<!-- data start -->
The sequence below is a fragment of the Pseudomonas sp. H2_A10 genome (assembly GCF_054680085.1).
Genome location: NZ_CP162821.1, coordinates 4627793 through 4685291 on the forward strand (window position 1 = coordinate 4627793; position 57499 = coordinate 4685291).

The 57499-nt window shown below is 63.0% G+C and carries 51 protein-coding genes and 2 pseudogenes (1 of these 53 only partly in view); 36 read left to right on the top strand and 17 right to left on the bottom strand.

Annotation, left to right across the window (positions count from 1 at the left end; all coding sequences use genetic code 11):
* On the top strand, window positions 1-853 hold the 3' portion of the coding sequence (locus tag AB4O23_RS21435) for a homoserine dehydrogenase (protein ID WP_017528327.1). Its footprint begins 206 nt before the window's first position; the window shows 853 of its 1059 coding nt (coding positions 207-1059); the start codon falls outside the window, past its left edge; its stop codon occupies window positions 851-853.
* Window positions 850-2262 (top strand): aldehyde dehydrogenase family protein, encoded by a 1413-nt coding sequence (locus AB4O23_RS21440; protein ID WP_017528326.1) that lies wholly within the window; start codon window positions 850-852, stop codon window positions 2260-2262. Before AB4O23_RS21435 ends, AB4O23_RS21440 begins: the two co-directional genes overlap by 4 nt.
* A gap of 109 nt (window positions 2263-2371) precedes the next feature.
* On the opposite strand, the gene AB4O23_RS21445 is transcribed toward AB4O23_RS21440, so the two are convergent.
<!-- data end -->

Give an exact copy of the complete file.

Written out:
The sequence below is a fragment of the Pseudomonas sp. H2_A10 genome (assembly GCF_054680085.1).
Genome location: NZ_CP162821.1, coordinates 4627793 through 4685291 on the forward strand (window position 1 = coordinate 4627793; position 57499 = coordinate 4685291).

The 57499-nt window shown below is 63.0% G+C and carries 51 protein-coding genes and 2 pseudogenes (1 of these 53 only partly in view); 36 read left to right on the top strand and 17 right to left on the bottom strand.

Annotation, left to right across the window (positions count from 1 at the left end; all coding sequences use genetic code 11):
* On the top strand, window positions 1-853 hold the 3' portion of the coding sequence (locus tag AB4O23_RS21435) for a homoserine dehydrogenase (protein ID WP_017528327.1). Its footprint begins 206 nt before the window's first position; the window shows 853 of its 1059 coding nt (coding positions 207-1059); the start codon falls outside the window, past its left edge; its stop codon occupies window positions 851-853.
* Window positions 850-2262 (top strand): aldehyde dehydrogenase family protein, encoded by a 1413-nt coding sequence (locus AB4O23_RS21440; protein ID WP_017528326.1) that lies wholly within the window; start codon window positions 850-852, stop codon window positions 2260-2262. Before AB4O23_RS21435 ends, AB4O23_RS21440 begins: the two co-directional genes overlap by 4 nt.
* A gap of 109 nt (window positions 2263-2371) precedes the next feature.
* On the opposite strand, the gene AB4O23_RS21445 is transcribed toward AB4O23_RS21440, so the two are convergent.